THE UST Research Center on Culture, Education and Social Issues (RCCESI) may soon be split into two centers, reversing a rationalization scheme that abolished various research centers in the previous decade.

The two centers will be: the Research Center on Culture, Arts, and the Humanities, which will cover Philosophy, Literary and Cultural Studies, Communication, and Architectural Studies; and the Research Center on Social Sciences and Education, which will focus on Economics, Business and Finance, Language, Education and Leadership, Psychology, and Contemporary Social Issues Studies.

RCCESI Director Clarence Batan said the move was urgent, as the entire country had been lagging behind in terms of research development.

“There [was] a time when we were the knowledge hub of Asia, [but not anymore]. The world has shifted and we [have] not,” Batan said in an interview.

In the latest Quacquarelli Symonds Stars ratings report, UST received only two out of five stars in the research category, which was also described as a “low” rating.

Batan said he was hoping the split would happen next academic year to allow more focus on different areas of study. He admitted that the move was meant to give emphasis on social science research, which had “lost its track.”

“We would have to renew [our] focus on social sciences and education. Hindi na [ito] messy na [nandoon] ang culture, arts and humanities because they are different dimensions in research. [If] you want the discipline to flourish, you have to recognize that it would be one center,” Batan said.

Maria Gonzales, an RCCESI associate researcher, said the division would lead to proper recognition and facilitation of researchers.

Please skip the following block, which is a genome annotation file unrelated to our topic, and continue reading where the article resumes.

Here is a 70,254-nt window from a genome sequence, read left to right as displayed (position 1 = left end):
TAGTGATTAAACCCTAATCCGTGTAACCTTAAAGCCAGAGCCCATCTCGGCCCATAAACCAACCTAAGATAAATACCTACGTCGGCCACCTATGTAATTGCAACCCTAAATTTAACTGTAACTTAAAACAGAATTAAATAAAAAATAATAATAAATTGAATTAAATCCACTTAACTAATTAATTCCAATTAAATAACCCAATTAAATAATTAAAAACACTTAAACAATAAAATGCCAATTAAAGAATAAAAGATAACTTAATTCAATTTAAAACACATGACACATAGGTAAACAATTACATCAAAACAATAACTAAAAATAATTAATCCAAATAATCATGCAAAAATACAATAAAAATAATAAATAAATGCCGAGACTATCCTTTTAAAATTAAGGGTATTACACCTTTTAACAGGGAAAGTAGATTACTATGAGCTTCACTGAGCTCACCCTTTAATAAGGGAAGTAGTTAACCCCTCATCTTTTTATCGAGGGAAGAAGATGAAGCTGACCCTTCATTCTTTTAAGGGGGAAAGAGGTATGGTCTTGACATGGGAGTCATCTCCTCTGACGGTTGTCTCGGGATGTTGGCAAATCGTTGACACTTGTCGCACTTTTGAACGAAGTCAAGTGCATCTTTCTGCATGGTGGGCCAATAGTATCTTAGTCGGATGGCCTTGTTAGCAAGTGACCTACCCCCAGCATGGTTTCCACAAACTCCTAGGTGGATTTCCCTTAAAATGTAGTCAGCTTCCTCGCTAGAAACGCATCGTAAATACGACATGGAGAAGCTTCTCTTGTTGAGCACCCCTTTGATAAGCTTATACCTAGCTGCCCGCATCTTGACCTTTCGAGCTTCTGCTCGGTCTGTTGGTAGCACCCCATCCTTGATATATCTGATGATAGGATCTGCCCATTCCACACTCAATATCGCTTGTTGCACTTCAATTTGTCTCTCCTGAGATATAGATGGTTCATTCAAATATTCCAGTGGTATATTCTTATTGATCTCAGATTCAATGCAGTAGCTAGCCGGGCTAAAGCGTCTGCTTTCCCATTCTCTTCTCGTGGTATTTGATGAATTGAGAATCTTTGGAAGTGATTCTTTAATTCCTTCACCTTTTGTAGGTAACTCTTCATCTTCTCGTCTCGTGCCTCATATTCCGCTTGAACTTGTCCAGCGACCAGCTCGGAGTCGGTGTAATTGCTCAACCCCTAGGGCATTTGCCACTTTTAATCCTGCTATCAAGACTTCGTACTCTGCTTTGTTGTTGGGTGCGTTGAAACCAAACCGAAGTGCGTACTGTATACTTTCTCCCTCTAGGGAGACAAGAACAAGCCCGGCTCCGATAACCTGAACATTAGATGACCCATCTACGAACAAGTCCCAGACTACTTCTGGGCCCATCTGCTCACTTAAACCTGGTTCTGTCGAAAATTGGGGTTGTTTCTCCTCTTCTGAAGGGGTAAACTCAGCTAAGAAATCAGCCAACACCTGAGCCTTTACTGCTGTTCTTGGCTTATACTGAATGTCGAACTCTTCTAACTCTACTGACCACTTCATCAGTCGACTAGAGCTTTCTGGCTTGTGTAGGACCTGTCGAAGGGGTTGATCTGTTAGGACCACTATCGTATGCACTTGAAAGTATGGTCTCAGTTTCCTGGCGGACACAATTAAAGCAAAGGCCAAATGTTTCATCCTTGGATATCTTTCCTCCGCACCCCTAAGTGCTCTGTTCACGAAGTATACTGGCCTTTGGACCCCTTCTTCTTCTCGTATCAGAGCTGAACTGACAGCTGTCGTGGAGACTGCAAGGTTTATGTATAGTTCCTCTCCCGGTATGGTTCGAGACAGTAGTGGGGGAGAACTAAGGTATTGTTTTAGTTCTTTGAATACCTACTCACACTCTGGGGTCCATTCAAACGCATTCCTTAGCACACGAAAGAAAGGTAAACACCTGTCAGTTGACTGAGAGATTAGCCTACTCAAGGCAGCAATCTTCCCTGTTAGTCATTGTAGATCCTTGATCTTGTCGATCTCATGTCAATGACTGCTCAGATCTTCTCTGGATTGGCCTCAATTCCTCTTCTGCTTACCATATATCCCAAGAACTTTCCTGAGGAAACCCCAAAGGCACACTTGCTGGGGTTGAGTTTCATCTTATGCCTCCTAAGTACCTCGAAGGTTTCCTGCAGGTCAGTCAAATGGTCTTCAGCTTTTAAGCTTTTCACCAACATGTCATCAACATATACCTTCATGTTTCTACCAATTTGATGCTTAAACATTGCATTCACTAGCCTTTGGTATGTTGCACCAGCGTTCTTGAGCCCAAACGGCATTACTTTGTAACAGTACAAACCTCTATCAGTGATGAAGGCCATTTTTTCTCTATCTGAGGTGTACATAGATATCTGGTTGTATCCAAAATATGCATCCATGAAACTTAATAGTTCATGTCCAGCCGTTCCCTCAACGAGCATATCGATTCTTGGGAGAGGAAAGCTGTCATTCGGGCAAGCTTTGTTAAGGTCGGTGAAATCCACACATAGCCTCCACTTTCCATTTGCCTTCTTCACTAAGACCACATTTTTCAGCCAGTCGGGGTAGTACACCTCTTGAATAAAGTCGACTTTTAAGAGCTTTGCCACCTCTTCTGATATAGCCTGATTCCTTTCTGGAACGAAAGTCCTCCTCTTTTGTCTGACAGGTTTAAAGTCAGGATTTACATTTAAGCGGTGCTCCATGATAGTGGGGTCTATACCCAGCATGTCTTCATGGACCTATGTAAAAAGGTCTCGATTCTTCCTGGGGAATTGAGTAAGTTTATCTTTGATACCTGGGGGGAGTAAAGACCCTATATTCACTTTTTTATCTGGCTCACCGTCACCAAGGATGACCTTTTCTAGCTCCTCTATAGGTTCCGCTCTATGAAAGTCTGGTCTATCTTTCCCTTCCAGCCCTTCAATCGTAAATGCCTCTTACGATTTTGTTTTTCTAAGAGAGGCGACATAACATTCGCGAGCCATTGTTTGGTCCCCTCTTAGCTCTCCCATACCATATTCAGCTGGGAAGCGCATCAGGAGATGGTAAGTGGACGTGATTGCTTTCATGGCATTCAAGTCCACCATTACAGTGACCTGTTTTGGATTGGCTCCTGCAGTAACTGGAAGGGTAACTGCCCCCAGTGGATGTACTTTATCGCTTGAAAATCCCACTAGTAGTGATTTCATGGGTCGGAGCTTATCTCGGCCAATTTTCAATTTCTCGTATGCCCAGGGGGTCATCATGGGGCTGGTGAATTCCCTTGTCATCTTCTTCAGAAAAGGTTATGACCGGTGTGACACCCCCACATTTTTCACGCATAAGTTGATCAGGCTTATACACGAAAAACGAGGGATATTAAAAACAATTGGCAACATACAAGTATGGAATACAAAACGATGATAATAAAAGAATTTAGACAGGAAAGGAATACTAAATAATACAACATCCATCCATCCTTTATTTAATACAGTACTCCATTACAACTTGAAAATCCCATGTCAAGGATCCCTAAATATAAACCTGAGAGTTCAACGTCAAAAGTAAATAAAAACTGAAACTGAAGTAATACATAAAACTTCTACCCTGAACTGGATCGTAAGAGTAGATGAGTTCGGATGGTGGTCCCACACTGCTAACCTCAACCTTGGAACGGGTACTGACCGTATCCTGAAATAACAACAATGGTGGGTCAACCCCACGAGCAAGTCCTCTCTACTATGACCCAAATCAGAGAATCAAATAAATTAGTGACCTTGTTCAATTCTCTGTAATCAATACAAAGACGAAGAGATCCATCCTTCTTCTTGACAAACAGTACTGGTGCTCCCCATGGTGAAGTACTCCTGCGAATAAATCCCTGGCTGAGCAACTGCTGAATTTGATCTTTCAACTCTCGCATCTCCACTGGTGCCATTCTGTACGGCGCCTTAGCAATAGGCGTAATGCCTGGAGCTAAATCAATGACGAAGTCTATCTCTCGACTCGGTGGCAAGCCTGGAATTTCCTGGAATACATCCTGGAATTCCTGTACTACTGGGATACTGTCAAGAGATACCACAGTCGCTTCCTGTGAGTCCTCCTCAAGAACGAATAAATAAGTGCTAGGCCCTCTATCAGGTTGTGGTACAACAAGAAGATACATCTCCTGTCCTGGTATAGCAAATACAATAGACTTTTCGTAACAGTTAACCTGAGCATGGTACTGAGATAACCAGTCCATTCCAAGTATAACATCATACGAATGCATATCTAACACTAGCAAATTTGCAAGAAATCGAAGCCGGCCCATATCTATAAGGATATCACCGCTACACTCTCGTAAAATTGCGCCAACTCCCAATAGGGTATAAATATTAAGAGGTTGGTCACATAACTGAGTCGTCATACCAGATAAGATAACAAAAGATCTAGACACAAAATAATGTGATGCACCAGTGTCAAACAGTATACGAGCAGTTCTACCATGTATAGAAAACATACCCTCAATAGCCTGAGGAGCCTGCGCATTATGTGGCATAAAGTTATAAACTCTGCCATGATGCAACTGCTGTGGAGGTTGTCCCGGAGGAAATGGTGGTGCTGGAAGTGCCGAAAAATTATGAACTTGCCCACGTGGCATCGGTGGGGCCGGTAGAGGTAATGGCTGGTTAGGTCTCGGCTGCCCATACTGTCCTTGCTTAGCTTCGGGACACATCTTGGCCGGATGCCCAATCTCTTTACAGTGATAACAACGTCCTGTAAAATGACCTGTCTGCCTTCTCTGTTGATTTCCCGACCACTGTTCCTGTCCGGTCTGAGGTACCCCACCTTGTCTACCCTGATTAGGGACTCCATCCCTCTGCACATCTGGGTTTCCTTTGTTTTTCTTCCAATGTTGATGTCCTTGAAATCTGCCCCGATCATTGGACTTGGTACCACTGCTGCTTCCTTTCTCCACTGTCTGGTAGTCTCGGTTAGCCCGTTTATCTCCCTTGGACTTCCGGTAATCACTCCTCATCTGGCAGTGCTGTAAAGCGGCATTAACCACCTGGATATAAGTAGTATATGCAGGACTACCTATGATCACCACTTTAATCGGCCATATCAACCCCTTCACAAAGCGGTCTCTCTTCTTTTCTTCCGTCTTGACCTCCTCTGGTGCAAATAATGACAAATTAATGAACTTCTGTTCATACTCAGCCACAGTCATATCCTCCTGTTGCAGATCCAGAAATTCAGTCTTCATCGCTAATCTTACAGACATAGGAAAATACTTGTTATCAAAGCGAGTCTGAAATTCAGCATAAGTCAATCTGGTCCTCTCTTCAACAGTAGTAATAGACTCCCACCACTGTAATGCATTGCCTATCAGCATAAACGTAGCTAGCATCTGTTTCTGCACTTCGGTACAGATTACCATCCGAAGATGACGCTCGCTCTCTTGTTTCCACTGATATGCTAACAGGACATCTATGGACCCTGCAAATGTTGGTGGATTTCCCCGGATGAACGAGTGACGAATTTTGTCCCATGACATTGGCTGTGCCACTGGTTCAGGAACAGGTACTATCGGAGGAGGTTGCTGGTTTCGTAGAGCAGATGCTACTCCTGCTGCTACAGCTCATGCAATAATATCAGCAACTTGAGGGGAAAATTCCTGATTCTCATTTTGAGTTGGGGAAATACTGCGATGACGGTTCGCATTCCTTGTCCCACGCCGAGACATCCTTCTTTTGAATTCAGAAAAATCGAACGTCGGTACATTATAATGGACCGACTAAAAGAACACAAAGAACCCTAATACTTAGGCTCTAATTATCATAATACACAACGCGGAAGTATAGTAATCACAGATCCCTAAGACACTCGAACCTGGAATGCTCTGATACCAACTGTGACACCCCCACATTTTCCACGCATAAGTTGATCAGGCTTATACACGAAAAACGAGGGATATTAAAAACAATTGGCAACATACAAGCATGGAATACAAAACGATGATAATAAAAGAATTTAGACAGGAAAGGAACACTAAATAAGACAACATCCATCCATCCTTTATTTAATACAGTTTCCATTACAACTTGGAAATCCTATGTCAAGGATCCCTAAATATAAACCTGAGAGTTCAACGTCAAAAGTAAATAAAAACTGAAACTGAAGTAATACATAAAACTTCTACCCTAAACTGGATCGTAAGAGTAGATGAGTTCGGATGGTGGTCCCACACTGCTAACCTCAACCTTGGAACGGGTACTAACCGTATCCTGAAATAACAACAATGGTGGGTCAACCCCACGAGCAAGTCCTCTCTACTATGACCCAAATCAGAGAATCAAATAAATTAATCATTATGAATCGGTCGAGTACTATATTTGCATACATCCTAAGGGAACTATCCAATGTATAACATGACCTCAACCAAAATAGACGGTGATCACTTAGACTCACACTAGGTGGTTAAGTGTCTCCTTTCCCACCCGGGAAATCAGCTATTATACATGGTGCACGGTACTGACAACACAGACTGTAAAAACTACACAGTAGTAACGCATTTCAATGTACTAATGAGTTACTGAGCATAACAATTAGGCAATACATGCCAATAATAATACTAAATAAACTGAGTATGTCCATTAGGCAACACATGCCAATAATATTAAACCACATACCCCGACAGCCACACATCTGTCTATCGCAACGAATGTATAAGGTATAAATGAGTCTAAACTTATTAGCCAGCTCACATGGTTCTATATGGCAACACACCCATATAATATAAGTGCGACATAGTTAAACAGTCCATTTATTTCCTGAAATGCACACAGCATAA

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“For you to manage a lot of researchers who have different research agendas and orientation would be difficult if you have just one center. Now that you’re dividing it into two sectors, the directors of both centers can facilitate the needs of the researchers under them,” Gonzales said.

UST as a research university

Batan said the division would accelerate the University’s progress in becoming a globally recognized research university.

He added that the move would utilize researchers of the University, especially those with doctorate degrees, for publication in a more effective manner, since they would be “vertically articulated” with their fields of expertise.

“We wanted to be a research university and as a research university, we want to be very clear about the fact that most of us, especially those who have [doctoral degrees], are researchers,” he said. “Kung [doctorate degree holder] ka, nagre-reseach ka. Kung hindi ka nagre-reseach, what is your [doctorate degree] for?” Batan said.

In addition, the split will help students with their theses, with researchers providing directed topics of their expertise. The collaborative process will also give undergraduate students a chance to be published in research journals.

Formed in 2008, RCCESI was a merger of three research centers namely, the Center of Educational Research and Development, the Social Research Center, and the Center for Intercultural Studies.

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